In talking about her decision to refuse to administer the ISAT next week, Drummond Montessori teacher Ann Carlson said she felt little joy.
“I don’t have the hooray feeling,” she said at a press conference after school on Friday. “I feel like we are standing up, but we are fearful.”
It is unclear exactly how many teachers from the high performing Near Northwest Side elementary school are joining Saucedo teachers, who announced earlier this week that they will boycott the test. Carlson says more than half of the 15 third-to-eighth grade teachers voted in favor of the action.
The announcement came after a week in which the CPS administration took a hard stand—sending out numerous, sometimes conflicting and misleading letters—advising teachers to administer the test and parents to have their children take it. More than a Score, the advocacy group spearheading the effort, said some parents in at least 60 schools have submitted opt-out letters.
CPS has said that teachers refusing to give the ISAT “will be disciplined” and face having their certification revoked, which would render them unable to teach.
“There has been extreme pressure on us,” said Juan Gonzalez, who teaches math and science at Drummond. “We have to think about how this affects our livelihood. But we decided to stand on the side of right and boycott the ISAT.”
Carlson added: “One more minute of testing is too many.”
Because of the threats, parents held a rally at Saucedo in Little Village on Friday to show their support.
The Chicago Teachers Union has vowed to fight any discipline, but in the latest CPS letter the position has seemed to soften. Teachers refusing to give the test, according to the letter, will be given the option of going home and not being paid or monitoring students who have opted out.
Union Vice President Jesse Sharkey said it was clear that district leaders have not decided what they are going to do to the teachers.
Further, the idea that teachers would lose certification because “they are demanding to teach students who want to learn” is “ridiculous,” Sharkey said. Information on ISBE’s website shows that 16 teachers have had their certifications revoked since 1988 and that the vast majority were after the teacher was convicted of criminal activity or cheating.
Though many of the parents and teachers are against what they see as over-testing of students, the ISAT boycott has gained traction because it is being phased out. Also, CPS officials decided it would not be used for any major decisions, such as promotion or the selective enrollment admissions process.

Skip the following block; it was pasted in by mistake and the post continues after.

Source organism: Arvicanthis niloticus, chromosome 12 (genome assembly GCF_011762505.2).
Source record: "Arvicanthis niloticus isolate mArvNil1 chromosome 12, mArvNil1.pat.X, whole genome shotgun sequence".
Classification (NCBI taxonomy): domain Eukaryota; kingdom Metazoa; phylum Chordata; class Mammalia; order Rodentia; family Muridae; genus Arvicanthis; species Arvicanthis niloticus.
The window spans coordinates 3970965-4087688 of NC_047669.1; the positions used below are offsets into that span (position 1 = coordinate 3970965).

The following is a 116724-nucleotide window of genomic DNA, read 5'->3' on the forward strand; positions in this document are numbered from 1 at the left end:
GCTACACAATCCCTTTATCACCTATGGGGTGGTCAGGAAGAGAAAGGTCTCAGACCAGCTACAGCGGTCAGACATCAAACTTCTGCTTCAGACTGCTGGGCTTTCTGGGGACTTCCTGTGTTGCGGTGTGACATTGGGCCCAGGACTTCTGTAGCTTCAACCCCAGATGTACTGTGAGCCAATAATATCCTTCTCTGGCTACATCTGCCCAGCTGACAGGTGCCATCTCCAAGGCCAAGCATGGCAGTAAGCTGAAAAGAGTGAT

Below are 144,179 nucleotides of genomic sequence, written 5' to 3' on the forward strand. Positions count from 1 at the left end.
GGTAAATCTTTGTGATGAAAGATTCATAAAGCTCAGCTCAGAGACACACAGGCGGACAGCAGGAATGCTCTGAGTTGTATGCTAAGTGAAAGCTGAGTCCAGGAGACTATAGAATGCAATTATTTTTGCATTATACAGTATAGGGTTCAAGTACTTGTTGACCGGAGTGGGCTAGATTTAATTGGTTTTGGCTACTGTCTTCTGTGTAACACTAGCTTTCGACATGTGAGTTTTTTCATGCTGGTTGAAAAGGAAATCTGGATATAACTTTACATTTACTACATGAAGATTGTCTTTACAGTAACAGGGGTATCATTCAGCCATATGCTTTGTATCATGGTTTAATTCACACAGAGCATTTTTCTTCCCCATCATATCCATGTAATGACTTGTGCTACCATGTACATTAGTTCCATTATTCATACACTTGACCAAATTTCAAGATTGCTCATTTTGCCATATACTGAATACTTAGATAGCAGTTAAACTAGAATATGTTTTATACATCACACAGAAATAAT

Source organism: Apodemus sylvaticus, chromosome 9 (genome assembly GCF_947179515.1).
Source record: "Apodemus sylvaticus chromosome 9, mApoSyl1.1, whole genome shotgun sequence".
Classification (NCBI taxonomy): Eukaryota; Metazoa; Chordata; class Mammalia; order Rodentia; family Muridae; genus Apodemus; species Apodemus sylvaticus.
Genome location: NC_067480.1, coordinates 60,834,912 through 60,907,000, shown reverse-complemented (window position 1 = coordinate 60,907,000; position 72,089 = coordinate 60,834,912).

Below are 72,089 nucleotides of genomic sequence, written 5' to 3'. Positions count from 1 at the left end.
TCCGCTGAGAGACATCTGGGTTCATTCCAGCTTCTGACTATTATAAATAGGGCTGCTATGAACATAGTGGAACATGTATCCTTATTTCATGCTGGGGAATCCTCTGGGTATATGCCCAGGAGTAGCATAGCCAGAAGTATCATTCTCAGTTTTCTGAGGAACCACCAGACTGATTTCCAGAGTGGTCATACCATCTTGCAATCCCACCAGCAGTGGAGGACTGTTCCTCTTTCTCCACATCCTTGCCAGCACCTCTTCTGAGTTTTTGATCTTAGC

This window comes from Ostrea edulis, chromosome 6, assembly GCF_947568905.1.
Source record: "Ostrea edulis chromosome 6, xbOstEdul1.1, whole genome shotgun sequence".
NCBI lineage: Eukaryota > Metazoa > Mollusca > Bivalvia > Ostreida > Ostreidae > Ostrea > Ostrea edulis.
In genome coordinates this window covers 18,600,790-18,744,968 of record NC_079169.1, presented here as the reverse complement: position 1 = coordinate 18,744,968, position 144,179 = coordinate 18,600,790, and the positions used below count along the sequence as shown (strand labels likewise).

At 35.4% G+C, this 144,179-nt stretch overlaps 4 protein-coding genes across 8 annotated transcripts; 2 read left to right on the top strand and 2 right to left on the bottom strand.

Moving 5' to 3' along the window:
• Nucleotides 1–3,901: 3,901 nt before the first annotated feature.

CPS officials, with the support of state officials, warned that if too many parents have their children sit out of the test the district faces losing state and federal funding. But experts say that loss of such funding is unprecedented and at most it could trigger reallocating funds, but even that is highly unlikely and takes time to kick in.
Futhermore, the federal education law, No Child Left Behind, has fallen out of favor and the Department of Education has issued 42 states waivers from the requirements. Illinois also submitted a request for a waiver, but it has yet to be approved.
“There is no real enforcement of NCLB anymore,” said Andrew Porter, education dean at the University of Pennsylvannia.
Through this week, CPS messaging around the ISAT boycott has been conflicting at times. At one point, CPS issued a webinar to principals that seemed to indicate that opted-out students had to sit among their classmates, be handed the ISAT and be read instructions. Then, it would be incumbent on the student to refuse the test.
“If a student refuses to test they must remain silent while other students test,” according to the webinar. “Students MAY NOT engage in any other activities that would disrupt the testing environment.”
More than a Score’s Cassie Cresswell said this was “immoral and unethical” as it put students as young as eight in the awkward position of disobeying their teachers.
Later, on Friday, CPS sent a letter out saying that students who have been opted out of the test could be brought to another classroom and allowed to read independently or do other work, though they would still be given the test and read the instructions.